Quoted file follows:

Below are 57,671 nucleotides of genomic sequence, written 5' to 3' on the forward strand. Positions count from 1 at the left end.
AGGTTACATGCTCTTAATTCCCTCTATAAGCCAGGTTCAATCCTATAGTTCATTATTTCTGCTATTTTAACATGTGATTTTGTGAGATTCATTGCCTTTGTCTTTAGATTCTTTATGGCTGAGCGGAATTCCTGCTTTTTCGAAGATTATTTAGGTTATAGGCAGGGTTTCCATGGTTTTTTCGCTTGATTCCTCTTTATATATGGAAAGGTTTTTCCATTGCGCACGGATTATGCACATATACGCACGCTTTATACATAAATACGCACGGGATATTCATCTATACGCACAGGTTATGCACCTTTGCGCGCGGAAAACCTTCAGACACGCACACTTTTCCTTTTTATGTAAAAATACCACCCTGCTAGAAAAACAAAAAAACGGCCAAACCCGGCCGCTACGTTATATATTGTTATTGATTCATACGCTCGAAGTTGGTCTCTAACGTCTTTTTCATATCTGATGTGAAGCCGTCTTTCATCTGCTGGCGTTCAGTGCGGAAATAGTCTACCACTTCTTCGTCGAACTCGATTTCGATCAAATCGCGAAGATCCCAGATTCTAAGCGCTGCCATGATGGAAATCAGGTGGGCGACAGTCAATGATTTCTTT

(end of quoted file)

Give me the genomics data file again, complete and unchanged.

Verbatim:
Below are 57,671 nucleotides of genomic sequence, written 5' to 3' on the forward strand. Positions count from 1 at the left end.
AGGTTACATGCTCTTAATTCCCTCTATAAGCCAGGTTCAATCCTATAGTTCATTATTTCTGCTATTTTAACATGTGATTTTGTGAGATTCATTGCCTTTGTCTTTAGATTCTTTATGGCTGAGCGGAATTCCTGCTTTTTCGAAGATTATTTAGGTTATAGGCAGGGTTTCCATGGTTTTTTCGCTTGATTCCTCTTTATATATGGAAAGGTTTTTCCATTGCGCACGGATTATGCACATATACGCACGCTTTATACATAAATACGCACGGGATATTCATCTATACGCACAGGTTATGCACCTTTGCGCGCGGAAAACCTTCAGACACGCACACTTTTCCTTTTTATGTAAAAATACCACCCTGCTAGAAAAACAAAAAAACGGCCAAACCCGGCCGCTACGTTATATATTGTTATTGATTCATACGCTCGAAGTTGGTCTCTAACGTCTTTTTCATATCTGATGTGAAGCCGTCTTTCATCTGCTGGCGTTCAGTGCGGAAATAGTCTACCACTTCTTCGTCGAACTCGATTTCGATCAAATCGCGAAGATCCCAGATTCTAAGCGCTGCCATGATGGAAATCAGGTGGGCGACAGTCAATGATTTCTTT